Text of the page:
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Interactive video revs up while truly native experiences lag

Mobile video has skyrocketed with consumer use and brand adoption, but interactive video ads are taking the tactic another step further by fully immersing viewers into content, challenging marketers to learn a new skill set. 

Marketers tapping into interactive video such as Jeep?s recent mobile video ads that take a choose-your-own-story format have a big opportunity to make a lasting impression on consumers. But it is imperative that those leveraging the tactic focus on a valuable user experience that also effectively coincides with their brand image and overall message.

?Next year, I am hopeful that we will see interactive video move from the ?because-we-can? state of things to the ?because-we-should,?? said David Weinstock, chief creative officer at Decoded Advertising. ?For years, advertisers have been trying to get clients to buy the idea of interactive video, in a million formats, and they do not bite. 

?It needs to feel native to what I am doing, fostering the expectations of the platform, and then putting that interactive spin on them,? he said. ?The Other Side of Honda does a tremendous job of that. 

?My YouTube experience is enhanced with a simple functional change and some really compelling content. The idea is not lost in the technology, even for a second, and that is the sweet spot.?

Interacting with video
Advertisers are opting for an interactive video experience on mobile more and more. For instance, Jeep recently generated a 43-second average in-view time by pairing an optimized banner ad with interactive mobile video in a choose-your-own story format, likely seeing success by making sure not to intrude on the reading experience (see more).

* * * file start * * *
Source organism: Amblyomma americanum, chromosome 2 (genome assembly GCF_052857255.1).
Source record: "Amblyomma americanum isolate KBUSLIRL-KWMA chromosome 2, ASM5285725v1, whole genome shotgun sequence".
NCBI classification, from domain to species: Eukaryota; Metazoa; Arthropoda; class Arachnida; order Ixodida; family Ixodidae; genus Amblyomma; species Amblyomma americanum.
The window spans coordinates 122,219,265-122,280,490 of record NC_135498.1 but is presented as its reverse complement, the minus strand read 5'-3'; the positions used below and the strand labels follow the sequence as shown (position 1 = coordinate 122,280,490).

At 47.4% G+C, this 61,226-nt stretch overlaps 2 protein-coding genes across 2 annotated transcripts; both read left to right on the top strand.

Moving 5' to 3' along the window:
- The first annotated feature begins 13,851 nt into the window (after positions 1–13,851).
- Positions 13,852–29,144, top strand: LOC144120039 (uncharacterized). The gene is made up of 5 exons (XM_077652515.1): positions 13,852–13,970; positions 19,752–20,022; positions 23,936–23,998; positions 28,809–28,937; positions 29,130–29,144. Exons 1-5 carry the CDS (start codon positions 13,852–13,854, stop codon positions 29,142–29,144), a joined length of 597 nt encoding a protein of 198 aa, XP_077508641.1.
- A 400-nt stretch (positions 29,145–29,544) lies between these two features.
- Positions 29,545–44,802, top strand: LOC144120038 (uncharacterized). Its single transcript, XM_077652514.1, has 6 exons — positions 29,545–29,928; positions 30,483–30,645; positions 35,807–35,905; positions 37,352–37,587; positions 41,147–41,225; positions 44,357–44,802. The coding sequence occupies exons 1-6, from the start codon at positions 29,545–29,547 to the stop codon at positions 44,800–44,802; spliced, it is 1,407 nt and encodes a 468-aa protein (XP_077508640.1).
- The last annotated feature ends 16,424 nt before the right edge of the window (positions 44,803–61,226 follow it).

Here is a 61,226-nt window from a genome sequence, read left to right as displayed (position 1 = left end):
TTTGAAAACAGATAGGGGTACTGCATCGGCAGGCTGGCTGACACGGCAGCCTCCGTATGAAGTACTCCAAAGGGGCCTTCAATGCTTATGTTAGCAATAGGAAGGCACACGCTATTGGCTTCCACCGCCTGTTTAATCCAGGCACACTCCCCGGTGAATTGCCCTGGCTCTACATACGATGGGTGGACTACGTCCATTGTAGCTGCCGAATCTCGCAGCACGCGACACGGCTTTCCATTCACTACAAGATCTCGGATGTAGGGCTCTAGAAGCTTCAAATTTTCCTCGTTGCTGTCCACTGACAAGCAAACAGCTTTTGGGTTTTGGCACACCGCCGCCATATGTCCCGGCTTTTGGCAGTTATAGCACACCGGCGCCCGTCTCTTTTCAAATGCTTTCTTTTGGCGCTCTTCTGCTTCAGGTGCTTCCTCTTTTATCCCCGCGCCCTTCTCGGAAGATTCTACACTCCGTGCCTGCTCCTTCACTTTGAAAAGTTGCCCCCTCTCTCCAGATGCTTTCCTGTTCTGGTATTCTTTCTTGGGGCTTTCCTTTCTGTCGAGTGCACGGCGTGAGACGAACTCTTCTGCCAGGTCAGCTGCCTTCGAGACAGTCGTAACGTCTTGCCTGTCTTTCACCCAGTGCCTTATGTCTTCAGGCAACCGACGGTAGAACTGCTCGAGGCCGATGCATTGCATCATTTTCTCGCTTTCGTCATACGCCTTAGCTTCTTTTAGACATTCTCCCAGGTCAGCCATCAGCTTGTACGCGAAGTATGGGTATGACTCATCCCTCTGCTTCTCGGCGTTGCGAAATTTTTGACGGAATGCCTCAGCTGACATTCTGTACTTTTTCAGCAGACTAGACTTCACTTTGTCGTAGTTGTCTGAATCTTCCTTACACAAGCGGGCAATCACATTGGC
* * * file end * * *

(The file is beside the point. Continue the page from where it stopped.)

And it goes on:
Jeep's choose-your-own-story video advertisement

Interactive mobile video, which requires viewers to complete an action within the content, can often catch consumers? attention through the ?coolness? factor of the newer technology. But brands that tap into this strategy without creating a truly purposeful experience can cause an adverse effect on sentiment. 

Users that take the time out to interact with a brand expect a rewarding experience. This means marketers need to focus on creating an interactive video that has significant entertainment value or provides some sort of information or reward. 

?The worst way to approach interactive video is putting your sales goals at the forefront and treating the user experience as an afterthought,? said Brian Pettigrew, president of TVGla. ?If the user takes time to engage you need to reward them with a valuable experience either through information or entertainment.?

Shiny new object
Brands should not jump to interactive video ads just because it is the next best thing. Focusing on making sure the content and message represents the brand?s values is essential; straying away from this can cause a negative attitude. 

For mobile video, the more engagement calls-to-action there are, the better. The more users interact with the content, the more the content will resonate with them. 

?Finding unique, cutting-edge ways of reaching consumers is critical for several reasons, chief among them being survival,? said Casey Wilson, digital media director at Chacka Marketing. ?Advertisers who opt to avoid this approach will be overrun by their less tech-averse competitors. Interactive video ads are just the most recent wave of creative engagement methods, and I expect the medium will continue growing.?